What’s a fresh garlic???

Anyone who has been to the shuk in Jerusalem (or pretty much any vegetable market in Israel) can’t help but notice that it’s fresh garlic season. North Americans, used to the bleached, chemical filled Chinese garlic that makes up 77% of the world’s garlic supply, are often confused with this real garlic and don’t know what to make of it. Israelis seem to be scrambling to buy it up and you just cannot argue with that gorgeous smell. Luckily, Café Liz, a blogger based in Tel Aviv comes to the rescue with handy info, tips and recipes about this crazy fresh garlic stuff.

Jessica says YUM!

Garlic is not supposed to be clean and white, people. When it’s fresh it’s covered in a lovely purple peel, which dries to an earthy brown… So we flock to the shook for the crates and crates of baladi garlic — the Arabic adjective slapped on anything that’s local, loved and maybe even unique to the region. We look for the largest bulbs, since they shrink as they dry. Vendors hang fat, unelegant braids outside their stands — nothing like the tidy, compact plaits you’ll find in Italy, for instance.

She offers a recipe for pickled garlic: “If you’ve ever had the desire to eat an entire head of garlic in one sitting, this is the way to go.” But what about the huge stalks? It seems like most people throw those out but Liz also offers, in another post, a recipe for Garlic greens paste with romano and walnuts, Yum! Perfect on pasta, bread, whatever.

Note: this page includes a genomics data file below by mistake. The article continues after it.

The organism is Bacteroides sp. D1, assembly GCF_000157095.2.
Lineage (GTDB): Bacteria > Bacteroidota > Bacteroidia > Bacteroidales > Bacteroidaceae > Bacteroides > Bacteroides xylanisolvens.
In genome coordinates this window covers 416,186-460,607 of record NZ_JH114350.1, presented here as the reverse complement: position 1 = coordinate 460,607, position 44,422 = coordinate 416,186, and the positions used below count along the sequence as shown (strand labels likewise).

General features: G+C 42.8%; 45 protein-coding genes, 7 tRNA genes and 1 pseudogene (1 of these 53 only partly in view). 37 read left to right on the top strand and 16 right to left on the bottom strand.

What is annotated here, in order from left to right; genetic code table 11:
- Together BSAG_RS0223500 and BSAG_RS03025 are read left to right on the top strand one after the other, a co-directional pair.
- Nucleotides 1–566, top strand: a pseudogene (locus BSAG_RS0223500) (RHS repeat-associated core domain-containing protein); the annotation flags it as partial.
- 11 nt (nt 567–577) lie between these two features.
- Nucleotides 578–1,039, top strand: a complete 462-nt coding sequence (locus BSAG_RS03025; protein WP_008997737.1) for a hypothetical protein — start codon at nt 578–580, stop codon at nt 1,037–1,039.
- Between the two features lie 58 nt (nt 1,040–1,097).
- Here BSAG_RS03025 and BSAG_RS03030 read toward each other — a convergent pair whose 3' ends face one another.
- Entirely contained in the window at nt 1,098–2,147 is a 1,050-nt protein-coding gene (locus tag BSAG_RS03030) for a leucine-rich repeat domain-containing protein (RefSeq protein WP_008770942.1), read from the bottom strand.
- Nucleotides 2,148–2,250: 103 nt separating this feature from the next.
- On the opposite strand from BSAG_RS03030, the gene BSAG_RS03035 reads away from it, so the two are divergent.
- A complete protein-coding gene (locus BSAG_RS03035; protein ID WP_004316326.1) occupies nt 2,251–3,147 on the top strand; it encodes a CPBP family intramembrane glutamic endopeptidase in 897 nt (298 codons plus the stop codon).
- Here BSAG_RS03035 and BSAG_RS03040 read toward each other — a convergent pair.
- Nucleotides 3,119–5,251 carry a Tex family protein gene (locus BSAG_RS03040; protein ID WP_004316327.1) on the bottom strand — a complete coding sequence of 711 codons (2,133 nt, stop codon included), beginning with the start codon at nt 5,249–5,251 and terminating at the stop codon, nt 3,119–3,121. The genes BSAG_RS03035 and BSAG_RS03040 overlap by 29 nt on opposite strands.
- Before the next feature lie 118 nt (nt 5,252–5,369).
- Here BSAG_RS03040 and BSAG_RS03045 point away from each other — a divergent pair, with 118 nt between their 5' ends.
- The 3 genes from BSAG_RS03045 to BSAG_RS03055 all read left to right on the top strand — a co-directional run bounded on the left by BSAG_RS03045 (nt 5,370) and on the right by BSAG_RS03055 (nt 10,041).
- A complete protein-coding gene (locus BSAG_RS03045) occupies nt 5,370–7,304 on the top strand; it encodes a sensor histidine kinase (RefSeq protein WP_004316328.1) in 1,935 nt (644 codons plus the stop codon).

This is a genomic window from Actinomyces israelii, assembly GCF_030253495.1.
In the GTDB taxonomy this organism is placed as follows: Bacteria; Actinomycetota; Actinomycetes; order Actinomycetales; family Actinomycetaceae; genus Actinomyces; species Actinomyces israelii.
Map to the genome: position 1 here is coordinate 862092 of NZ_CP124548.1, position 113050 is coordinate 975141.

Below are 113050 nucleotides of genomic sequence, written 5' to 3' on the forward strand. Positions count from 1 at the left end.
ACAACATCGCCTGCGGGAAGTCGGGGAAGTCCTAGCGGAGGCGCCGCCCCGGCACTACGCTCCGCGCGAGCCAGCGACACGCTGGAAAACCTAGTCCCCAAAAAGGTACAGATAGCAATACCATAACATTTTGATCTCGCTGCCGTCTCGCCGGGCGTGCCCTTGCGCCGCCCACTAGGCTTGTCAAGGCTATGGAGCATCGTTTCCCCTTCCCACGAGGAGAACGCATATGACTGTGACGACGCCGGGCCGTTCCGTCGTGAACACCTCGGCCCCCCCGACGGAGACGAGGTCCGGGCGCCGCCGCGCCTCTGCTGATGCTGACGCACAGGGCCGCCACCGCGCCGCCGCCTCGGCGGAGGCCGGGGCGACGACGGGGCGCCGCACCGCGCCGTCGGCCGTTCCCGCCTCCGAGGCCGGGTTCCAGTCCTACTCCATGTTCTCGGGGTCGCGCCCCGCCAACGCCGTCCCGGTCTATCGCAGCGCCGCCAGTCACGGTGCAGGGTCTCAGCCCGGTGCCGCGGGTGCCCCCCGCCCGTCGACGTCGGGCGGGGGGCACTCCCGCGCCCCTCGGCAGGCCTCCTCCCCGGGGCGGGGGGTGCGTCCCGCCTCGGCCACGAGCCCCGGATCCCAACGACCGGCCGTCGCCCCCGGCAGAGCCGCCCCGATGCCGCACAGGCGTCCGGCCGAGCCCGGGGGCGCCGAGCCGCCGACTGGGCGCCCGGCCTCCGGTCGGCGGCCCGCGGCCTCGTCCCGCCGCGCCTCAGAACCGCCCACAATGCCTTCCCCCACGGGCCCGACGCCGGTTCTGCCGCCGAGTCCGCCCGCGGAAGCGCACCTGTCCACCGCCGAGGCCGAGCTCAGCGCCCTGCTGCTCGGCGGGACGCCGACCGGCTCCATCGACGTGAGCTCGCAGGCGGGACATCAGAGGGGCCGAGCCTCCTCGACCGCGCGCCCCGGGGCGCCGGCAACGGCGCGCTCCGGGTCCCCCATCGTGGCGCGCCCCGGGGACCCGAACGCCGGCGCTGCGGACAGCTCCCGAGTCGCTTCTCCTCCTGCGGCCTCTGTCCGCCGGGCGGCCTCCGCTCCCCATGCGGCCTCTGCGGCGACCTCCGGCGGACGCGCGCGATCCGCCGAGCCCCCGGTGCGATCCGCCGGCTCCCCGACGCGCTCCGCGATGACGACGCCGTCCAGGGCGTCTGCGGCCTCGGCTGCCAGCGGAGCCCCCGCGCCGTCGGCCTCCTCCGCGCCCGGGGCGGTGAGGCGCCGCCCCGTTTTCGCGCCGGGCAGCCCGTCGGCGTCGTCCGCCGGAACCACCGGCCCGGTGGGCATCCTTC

Thanks Liz! Thanks Jessica for being a good sport and posing for these pics. To hell with Chinese garlic!

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About the author


Founder and Publisher of Jewlicious, David Abitbol lives in Jerusalem with his wife, newborn daughter and toddler son. Blogging as "ck" he's been blocked on twitter by the right and the left, so he's doing something right.


  • Completely off topic but hopefully of interest

    Pitom – Blasphemy and Other Serious Crimes (2011)

    Pitom is an avant-jazz quartet from New York founded by Jewish guitarist Yoshie Fruchter. When the band was created, it was named Plain Hex Quartet.
    Fruchter joined violinist Jeremy Brown, bassist Shanir Blumenkranz, and drummer Kevin Zubek in 2006 for an eclectic exploration into the realm of alterna-jewish tunes. Brown and Fruchter have become close collaborators with time and have worked together often. Pitom stayed not very known by the people and the critics for a long time. It took them two years of gigging, writing and rehearsing to get discovered by John Zorn, who eventually released them on his label Tzadik, partly due to their involvement in the “Radical Jewish Culture” led by Zorn himself.

    Links provided courtesy of John Zorn Tzadik Records mp3 320 kbps 124 MB



    • Josh? That video was kinda whack (and I am trying to be as kind as possible to fellow canucks). But it had NOTHING to do with garlic.